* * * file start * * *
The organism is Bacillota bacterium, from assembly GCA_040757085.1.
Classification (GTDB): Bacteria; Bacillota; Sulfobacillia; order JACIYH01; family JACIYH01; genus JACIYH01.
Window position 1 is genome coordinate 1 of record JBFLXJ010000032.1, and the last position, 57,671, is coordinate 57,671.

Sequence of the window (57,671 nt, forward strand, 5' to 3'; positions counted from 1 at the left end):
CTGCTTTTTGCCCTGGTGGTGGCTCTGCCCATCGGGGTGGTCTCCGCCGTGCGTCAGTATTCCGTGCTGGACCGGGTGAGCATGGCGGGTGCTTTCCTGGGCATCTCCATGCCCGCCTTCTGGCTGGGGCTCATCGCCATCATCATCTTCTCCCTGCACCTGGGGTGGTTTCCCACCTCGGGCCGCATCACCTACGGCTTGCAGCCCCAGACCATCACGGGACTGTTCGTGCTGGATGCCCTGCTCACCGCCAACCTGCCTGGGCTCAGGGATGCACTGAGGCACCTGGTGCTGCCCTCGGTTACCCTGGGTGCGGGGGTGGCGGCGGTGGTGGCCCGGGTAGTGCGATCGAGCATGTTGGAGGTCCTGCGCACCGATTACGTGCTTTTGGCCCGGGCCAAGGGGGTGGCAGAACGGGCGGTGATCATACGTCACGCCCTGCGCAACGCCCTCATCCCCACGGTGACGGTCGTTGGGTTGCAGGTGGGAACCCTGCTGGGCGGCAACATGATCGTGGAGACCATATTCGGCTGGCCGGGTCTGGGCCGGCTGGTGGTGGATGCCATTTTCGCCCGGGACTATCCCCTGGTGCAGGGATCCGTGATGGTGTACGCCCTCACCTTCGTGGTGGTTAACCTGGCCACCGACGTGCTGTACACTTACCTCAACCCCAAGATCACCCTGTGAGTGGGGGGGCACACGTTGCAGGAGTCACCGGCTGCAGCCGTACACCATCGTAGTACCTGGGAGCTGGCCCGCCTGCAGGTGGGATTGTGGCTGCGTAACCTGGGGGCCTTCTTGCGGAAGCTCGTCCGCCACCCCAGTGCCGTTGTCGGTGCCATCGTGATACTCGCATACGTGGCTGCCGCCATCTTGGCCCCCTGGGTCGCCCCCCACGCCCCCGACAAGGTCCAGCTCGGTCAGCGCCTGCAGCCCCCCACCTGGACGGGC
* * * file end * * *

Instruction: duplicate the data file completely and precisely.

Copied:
The organism is Bacillota bacterium, from assembly GCA_040757085.1.
Classification (GTDB): Bacteria; Bacillota; Sulfobacillia; order JACIYH01; family JACIYH01; genus JACIYH01.
Window position 1 is genome coordinate 1 of record JBFLXJ010000032.1, and the last position, 57,671, is coordinate 57,671.

Sequence of the window (57,671 nt, forward strand, 5' to 3'; positions counted from 1 at the left end):
CTGCTTTTTGCCCTGGTGGTGGCTCTGCCCATCGGGGTGGTCTCCGCCGTGCGTCAGTATTCCGTGCTGGACCGGGTGAGCATGGCGGGTGCTTTCCTGGGCATCTCCATGCCCGCCTTCTGGCTGGGGCTCATCGCCATCATCATCTTCTCCCTGCACCTGGGGTGGTTTCCCACCTCGGGCCGCATCACCTACGGCTTGCAGCCCCAGACCATCACGGGACTGTTCGTGCTGGATGCCCTGCTCACCGCCAACCTGCCTGGGCTCAGGGATGCACTGAGGCACCTGGTGCTGCCCTCGGTTACCCTGGGTGCGGGGGTGGCGGCGGTGGTGGCCCGGGTAGTGCGATCGAGCATGTTGGAGGTCCTGCGCACCGATTACGTGCTTTTGGCCCGGGCCAAGGGGGTGGCAGAACGGGCGGTGATCATACGTCACGCCCTGCGCAACGCCCTCATCCCCACGGTGACGGTCGTTGGGTTGCAGGTGGGAACCCTGCTGGGCGGCAACATGATCGTGGAGACCATATTCGGCTGGCCGGGTCTGGGCCGGCTGGTGGTGGATGCCATTTTCGCCCGGGACTATCCCCTGGTGCAGGGATCCGTGATGGTGTACGCCCTCACCTTCGTGGTGGTTAACCTGGCCACCGACGTGCTGTACACTTACCTCAACCCCAAGATCACCCTGTGAGTGGGGGGGCACACGTTGCAGGAGTCACCGGCTGCAGCCGTACACCATCGTAGTACCTGGGAGCTGGCCCGCCTGCAGGTGGGATTGTGGCTGCGTAACCTGGGGGCCTTCTTGCGGAAGCTCGTCCGCCACCCCAGTGCCGTTGTCGGTGCCATCGTGATACTCGCATACGTGGCTGCCGCCATCTTGGCCCCCTGGGTCGCCCCCCACGCCCCCGACAAGGTCCAGCTCGGTCAGCGCCTGCAGCCCCCCACCTGGACGGGC